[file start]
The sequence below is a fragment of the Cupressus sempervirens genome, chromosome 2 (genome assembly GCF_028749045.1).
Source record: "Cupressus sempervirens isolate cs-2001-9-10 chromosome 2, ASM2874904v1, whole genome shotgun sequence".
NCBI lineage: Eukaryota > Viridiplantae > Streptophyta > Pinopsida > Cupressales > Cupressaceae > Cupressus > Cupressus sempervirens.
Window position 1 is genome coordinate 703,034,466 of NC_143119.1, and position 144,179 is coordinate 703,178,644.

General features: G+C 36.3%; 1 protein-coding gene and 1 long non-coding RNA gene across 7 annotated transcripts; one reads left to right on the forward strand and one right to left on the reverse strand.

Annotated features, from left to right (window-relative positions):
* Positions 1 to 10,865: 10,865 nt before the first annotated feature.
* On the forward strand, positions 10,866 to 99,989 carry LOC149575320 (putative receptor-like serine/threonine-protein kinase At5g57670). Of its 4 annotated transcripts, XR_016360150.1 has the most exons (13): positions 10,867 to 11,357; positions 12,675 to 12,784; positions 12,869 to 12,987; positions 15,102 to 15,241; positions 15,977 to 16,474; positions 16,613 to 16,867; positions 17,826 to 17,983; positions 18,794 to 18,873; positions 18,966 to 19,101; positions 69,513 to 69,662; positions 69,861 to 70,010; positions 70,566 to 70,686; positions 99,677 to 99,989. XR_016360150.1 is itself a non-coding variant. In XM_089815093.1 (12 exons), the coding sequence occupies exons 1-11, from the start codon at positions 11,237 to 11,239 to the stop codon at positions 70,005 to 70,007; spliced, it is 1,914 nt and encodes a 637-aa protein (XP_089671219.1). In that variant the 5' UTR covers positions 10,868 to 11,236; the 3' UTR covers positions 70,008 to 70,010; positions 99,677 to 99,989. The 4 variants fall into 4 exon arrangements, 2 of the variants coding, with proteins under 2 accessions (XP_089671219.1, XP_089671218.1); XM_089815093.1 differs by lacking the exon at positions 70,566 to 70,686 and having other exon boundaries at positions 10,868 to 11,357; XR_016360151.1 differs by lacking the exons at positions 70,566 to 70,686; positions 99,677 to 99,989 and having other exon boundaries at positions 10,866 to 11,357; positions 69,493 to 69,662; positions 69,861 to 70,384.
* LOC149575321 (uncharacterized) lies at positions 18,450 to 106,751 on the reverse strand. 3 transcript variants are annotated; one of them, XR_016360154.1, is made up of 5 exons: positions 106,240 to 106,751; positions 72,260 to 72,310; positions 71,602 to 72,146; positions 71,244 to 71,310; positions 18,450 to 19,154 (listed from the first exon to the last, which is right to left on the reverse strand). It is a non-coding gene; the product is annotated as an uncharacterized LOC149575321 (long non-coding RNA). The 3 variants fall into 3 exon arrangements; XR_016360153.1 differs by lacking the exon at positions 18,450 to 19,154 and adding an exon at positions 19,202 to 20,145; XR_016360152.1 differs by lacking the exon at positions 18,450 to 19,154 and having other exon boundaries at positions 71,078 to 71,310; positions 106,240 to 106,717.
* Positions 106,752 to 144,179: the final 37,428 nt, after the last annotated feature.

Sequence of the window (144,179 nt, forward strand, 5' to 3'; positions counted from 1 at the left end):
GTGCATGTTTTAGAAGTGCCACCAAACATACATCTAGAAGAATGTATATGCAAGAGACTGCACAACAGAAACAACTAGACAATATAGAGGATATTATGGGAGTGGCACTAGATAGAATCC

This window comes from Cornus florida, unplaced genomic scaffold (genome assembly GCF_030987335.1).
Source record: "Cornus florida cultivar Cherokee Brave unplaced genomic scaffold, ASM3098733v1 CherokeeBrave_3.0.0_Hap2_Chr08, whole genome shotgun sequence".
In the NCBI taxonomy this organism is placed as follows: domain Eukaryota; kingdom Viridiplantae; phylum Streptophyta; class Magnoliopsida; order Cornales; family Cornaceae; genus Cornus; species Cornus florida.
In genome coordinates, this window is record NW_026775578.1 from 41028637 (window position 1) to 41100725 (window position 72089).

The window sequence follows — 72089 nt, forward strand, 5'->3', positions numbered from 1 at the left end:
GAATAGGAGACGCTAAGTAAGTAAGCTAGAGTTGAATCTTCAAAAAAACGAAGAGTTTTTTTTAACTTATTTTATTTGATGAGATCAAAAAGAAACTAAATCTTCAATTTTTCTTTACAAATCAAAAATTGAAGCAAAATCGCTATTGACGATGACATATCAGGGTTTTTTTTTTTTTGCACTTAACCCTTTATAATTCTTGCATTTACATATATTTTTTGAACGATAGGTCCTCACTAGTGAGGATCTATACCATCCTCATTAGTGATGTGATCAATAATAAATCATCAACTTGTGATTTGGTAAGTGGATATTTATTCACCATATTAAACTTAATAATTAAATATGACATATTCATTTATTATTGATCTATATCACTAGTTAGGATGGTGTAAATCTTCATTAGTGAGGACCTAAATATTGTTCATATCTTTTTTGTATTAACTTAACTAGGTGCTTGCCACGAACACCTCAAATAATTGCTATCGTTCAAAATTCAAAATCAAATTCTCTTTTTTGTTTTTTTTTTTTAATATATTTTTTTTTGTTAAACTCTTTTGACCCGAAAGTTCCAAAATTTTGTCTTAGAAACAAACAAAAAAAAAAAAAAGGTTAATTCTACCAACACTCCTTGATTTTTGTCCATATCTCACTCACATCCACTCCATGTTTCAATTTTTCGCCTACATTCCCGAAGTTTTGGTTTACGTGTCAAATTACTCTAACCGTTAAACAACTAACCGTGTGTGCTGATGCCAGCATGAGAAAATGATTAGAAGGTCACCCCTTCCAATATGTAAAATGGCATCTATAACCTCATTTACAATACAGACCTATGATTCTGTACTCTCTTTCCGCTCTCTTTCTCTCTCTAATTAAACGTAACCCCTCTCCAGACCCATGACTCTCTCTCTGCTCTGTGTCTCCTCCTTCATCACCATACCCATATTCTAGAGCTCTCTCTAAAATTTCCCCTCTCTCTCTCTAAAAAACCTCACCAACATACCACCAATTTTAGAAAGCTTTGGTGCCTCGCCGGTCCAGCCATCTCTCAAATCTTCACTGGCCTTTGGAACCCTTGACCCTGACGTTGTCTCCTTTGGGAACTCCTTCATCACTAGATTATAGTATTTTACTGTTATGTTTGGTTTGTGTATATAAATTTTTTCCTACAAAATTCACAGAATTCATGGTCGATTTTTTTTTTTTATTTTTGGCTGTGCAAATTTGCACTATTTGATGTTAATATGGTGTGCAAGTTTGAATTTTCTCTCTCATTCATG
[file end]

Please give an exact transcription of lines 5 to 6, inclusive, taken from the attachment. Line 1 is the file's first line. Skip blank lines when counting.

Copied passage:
General features: G+C 36.3%; 1 protein-coding gene and 1 long non-coding RNA gene across 7 annotated transcripts; one reads left to right on the forward strand and one right to left on the reverse strand.

Annotated features, from left to right (window-relative positions):